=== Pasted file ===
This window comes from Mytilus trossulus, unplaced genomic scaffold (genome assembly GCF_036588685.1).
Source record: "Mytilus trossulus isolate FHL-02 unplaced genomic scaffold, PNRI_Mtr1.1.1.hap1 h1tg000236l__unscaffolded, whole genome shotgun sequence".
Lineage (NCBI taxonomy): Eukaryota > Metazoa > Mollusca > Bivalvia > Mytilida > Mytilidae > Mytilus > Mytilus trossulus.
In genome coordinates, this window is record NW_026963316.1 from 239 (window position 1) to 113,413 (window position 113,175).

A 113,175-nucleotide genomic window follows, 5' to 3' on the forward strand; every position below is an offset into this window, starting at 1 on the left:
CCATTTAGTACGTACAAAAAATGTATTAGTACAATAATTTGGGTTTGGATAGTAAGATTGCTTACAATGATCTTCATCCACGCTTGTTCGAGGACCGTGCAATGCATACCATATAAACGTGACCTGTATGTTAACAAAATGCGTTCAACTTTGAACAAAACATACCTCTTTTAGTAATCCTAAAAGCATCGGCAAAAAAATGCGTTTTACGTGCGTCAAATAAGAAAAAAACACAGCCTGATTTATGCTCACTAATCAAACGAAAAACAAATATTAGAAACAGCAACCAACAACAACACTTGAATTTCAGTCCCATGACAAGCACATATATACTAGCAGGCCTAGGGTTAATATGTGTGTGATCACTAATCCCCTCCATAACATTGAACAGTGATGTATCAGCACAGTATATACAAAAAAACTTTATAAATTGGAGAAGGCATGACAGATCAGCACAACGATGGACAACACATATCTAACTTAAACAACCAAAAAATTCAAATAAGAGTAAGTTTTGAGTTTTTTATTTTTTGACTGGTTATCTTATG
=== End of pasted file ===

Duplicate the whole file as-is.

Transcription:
This window comes from Mytilus trossulus, unplaced genomic scaffold (genome assembly GCF_036588685.1).
Source record: "Mytilus trossulus isolate FHL-02 unplaced genomic scaffold, PNRI_Mtr1.1.1.hap1 h1tg000236l__unscaffolded, whole genome shotgun sequence".
Lineage (NCBI taxonomy): Eukaryota > Metazoa > Mollusca > Bivalvia > Mytilida > Mytilidae > Mytilus > Mytilus trossulus.
In genome coordinates, this window is record NW_026963316.1 from 239 (window position 1) to 113,413 (window position 113,175).

A 113,175-nucleotide genomic window follows, 5' to 3' on the forward strand; every position below is an offset into this window, starting at 1 on the left:
CCATTTAGTACGTACAAAAAATGTATTAGTACAATAATTTGGGTTTGGATAGTAAGATTGCTTACAATGATCTTCATCCACGCTTGTTCGAGGACCGTGCAATGCATACCATATAAACGTGACCTGTATGTTAACAAAATGCGTTCAACTTTGAACAAAACATACCTCTTTTAGTAATCCTAAAAGCATCGGCAAAAAAATGCGTTTTACGTGCGTCAAATAAGAAAAAAACACAGCCTGATTTATGCTCACTAATCAAACGAAAAACAAATATTAGAAACAGCAACCAACAACAACACTTGAATTTCAGTCCCATGACAAGCACATATATACTAGCAGGCCTAGGGTTAATATGTGTGTGATCACTAATCCCCTCCATAACATTGAACAGTGATGTATCAGCACAGTATATACAAAAAAACTTTATAAATTGGAGAAGGCATGACAGATCAGCACAACGATGGACAACACATATCTAACTTAAACAACCAAAAAATTCAAATAAGAGTAAGTTTTGAGTTTTTTATTTTTTGACTGGTTATCTTATG